these critics may be political opponents, they are at one in their
     stalwart defence of the central Western intellectual traditions that
     Rorty incessantly, and on the whole tellingly, attacks.

     In Norman Geras's Solidarity in the Conversation of Humankind: The
     ungroundable liberalism of Richard Rorty, we have something we cannot
     expect from Rorty's neoconservative critics a critique of Rorty's
     postmodern liberalism that is consistently challenging and morally
     serious. Geras's argument against Rorty has four distinct strands,
     which are developed separately in the book's four chapters. A major
     strand that recurs throughout is Geras's argument that Rorty's account
     of the behaviour of rescuers of Jews during the Holocaust as being
     motivated by sympathy for the fate of "other Milanese" or "fellow
     Jutlanders", rather than by universalistic concern for other human
     beings goes against the evidence and the testimony of the rescuers

     A second argument aims to dis-entangle the different claims that are
     being made when Rorty tries to dispense with any idea of a common
     human nature. A third strand of reasoning attacks Rorty's claim that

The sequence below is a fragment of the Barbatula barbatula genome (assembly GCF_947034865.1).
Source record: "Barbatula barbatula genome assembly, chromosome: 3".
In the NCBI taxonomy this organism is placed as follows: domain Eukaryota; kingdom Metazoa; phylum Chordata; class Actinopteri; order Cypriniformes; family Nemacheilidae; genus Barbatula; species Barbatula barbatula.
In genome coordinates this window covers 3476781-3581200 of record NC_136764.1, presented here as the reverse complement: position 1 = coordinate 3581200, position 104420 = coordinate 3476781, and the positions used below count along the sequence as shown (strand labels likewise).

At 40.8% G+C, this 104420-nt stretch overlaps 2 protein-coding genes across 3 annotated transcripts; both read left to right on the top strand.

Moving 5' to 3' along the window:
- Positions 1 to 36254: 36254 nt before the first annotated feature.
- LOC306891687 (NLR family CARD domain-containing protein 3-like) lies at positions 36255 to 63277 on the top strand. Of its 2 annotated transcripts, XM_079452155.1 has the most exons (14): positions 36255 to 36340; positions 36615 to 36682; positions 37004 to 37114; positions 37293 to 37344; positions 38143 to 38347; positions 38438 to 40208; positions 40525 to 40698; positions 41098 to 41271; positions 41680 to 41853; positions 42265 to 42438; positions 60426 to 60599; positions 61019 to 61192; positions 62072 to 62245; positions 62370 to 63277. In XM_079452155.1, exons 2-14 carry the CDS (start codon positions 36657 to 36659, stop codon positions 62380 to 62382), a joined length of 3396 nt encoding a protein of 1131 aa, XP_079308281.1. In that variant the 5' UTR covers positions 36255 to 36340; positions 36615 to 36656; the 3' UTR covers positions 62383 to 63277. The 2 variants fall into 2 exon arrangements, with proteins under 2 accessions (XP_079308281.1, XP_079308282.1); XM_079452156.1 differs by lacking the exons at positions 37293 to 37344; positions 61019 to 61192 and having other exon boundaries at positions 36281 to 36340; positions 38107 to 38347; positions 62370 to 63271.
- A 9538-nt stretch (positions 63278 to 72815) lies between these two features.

concern for the lot of the weak and oppressed has, and needs, no other
     basis than the traditions of specific (liberal) communities; it
     maintains that this radically particularistic communitarian
     interpretation of morality is incompatible with Rorty's assertion (in
     his 1993 Oxford Amnesty lecture) that "the culture of human rights" is
     "morally superior to other cultures". A fourth line of criticism aims
     to confront head-on the moral and political implications of Rorty's
     anti-realism, and argues that, if there is no truth, there is no
     justice and, perhaps more importantly, no injustice either. A
     recurrent theme in Geras's book is an immanent criticism of Rorty's
     postmodern stance, which suggests that it coheres awkwardly, if at
     all, with the liberal political causes to which he like Geras is
     committed. The subtext of the entire book, in fact, its real message,
     is the claim that Rorty's postmodern view that there is no truth of
     the matter in ethics necessarily undermines the universalist political
     moralities that the Enlightenment project expressed.

     How these four lines of criticism are meant to support one another is
     not very clear. Consider Geras's criticism of Rorty's account of
     rescuers' motives during the Holocaust.

     It may be true that Rorty's admittedly impressionistic account does
     not square with much of the available evidence and testimony; but the
     heroic behaviour of the rescuers tells against Rorty's account of
     morality only if the universalist beliefs which apparently inspired
     them are not themselves interpreted as well they might be by Rorty as
     expressing moral sentiments instilled by particular cultures or
     traditions. (And, in any case, why must we suppose that such
     uncalculated acts of heroic solidarity depend upon the moral beliefs
     of those who make them?) Geras is on stronger ground in his criticism